Visit from the Elf Queen

“We can trade with the elves or we can starve.” The man implored his king. “There is no game on our lands. Our stores will only last us a week.”

The fire crackled in the hearth providing some sound to the silent deliberation of the king.

“We are at war on all sides. The elves attack from the south and the dwarves from the north.” The kings adviser whispered too loudly, “We lose warriors and supplies every day. Dragons roam these lands as a constant threat, and there are storms brewing.”

“And how to you propose we deal with all of these threats?” The king snapped. “We have been fighting these wars for generations.”

“We have been losing these wars for generations.” The man spoke up. “We have alienated people who would be able to help us in this harsh land. We have lost many a good man to this war. Men who would have been better put to work bettering this pitiful city.”

“If you don’t like how King Andrius runs this kingdom you can leave.” The adviser spat.

“Your Grace, we have no where else to go. We depend on you for our lives to continue these wars would kill us all.” He pleaded.

“What is your name boy?” King Andrius asked stroking his thick yellow beard.

“Tadeo,” The man said bowing.

“Tadeo, you have shown great bravery speaking your mind. Most of the people in this city cling desperately to old tradions. I’ve still seen people walking backwards through doors to keep evil spirits away.”

Tadeo took a deep breath, he fidgeted with the lace on the front of his tunic.

“Maybe it is time for peace, a hundred years of war is far too long.” King Andrius said, then addressing his adviser he continued, “Send word to the elves we would like to treat with them, and heal the wounds our ancestors cut.”

Tadeo left the hall. The bitter cold stung his face and the wind whipped his firs around him. Four kings had continued this war, Tadeo’s own father had died fighting the elves, and his grandfather as well. It was senseless slaughter. He could be called away to war at any moment. He made it back to his home, the wind made the door hard to open. A cloud of snow accompanied him into his house.

“How did the meeting with the king go?” His lovely wife asked as his daughter ran over and clamped her arms around his legs.

“He will try to make peace with the elves.”

“That is good to hear.” She walked over to their hearth and stirred their dinner stew.

News spread through the city quickly about the elf queens arrival. Everyone poured out into the windy, cold streets to get a glimpse of the woman.

She rode through the city on a white horse her silver hair a waterfall under a crown of entwined wood studded with carved bone. Her high cheekbones showed no sign of being reddened by the cold. Her cloak of leather and white fir whipped around her. Everyone gasped with they realized she was wearing pants like a man.

She rode her horse without appearing to give it any direction. Its dainty feet crushed ice and snow, and its pink nose billowed mist. Their own horses seemed too large and clumsy in comparison.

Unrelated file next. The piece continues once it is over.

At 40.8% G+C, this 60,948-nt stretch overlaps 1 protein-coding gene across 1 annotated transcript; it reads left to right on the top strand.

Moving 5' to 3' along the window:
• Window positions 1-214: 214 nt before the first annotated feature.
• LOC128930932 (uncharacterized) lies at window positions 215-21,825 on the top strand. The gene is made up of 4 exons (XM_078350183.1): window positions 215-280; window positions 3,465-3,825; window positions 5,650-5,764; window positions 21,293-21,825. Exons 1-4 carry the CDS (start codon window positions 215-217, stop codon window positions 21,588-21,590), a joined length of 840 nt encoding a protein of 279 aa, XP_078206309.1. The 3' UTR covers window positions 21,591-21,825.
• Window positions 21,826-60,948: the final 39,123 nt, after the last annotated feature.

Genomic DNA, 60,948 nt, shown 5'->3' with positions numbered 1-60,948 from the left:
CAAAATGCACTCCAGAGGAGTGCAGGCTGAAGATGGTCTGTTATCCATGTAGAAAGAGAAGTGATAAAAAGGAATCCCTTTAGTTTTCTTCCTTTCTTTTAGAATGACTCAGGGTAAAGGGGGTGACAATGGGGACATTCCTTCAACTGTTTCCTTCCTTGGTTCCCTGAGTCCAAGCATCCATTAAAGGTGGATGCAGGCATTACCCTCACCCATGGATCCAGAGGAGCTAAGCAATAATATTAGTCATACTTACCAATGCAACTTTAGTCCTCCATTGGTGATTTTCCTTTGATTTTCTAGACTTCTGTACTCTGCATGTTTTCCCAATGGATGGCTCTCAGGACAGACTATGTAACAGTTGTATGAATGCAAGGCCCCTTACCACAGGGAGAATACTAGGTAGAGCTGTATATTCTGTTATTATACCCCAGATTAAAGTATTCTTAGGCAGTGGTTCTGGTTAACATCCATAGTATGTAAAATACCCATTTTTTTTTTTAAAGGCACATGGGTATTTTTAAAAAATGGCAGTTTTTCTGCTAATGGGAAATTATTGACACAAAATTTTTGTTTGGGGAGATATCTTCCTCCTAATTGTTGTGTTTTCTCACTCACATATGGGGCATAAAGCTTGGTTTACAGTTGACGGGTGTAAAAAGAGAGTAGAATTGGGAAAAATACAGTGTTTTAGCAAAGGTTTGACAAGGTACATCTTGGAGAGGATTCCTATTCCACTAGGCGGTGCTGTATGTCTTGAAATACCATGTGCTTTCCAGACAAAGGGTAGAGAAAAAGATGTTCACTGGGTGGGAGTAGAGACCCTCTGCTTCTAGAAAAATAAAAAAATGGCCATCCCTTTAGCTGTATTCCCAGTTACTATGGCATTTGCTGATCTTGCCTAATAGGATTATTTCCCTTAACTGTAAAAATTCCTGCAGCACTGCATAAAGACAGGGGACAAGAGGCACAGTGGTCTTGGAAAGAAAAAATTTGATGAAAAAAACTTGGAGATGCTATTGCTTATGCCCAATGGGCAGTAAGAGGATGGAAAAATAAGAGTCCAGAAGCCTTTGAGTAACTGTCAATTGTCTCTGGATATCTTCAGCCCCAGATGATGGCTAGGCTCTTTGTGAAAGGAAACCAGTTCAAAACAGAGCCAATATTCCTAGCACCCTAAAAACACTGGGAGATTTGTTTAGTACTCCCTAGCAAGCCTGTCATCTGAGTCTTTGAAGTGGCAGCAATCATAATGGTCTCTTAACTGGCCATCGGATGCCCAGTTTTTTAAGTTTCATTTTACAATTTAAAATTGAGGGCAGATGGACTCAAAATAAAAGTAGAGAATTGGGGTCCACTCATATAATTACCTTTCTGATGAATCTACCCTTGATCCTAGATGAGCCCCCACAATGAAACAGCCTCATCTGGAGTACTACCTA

She stopped outside the hall and dismounted. Her horse walked to the stables all on its own. Everyone watched her throw the doors wide and stride into the great stone building. Whispers on the street were she had insisted that she come alone.

“How long do you think it will be before we have peace?” Tadeo asked his wife.

She shrugged he had been asking her the same question every day since the queen arrived. It had been a week and she was tired of it, and their little girl could not stop talking about the beautiful queen.

The people in the city adored her, half drunk on the hope of peace. After two weeks of constant deliberation. She rode away on her white horse, silver hair streaming in the wind.

The king stepped out of the castle and stood on the three short steps up to the keep. Over the howling wind he announced, “There will be no peace with the elves at this time. Their price is too steep for us to pay.”

The people screamed in the streets. The only thing they wanted was peace now. The winter was too hard, people were hardly eating and had no strength. Seeing the queen had given them hope that they could survive the winter. There stores had run out a few days ago, only clever foraging was keeping them alive. They were no longer listening to their king.

“Spring will arrive in a couple of weeks, then we will have food again.” The king announced. There were boos from the crowd already having gone three days without food. “Would you have had me give her half of our land? Half of our summer crops? Half of our weaponry?”

There were cries of outrage that he had not accepted the terms. Tadeo hurried his family inside, he could feel the malice in the air. He locked the door tightly he could hear it turning ugly outside. The screams became profane, there were threats of violence shouted at their king, the sounds of violence followed shortly. Tadeo hid his daughters head in his tunic, his wife’s hand on his shoulder.


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Writing short stories and flash pieces.

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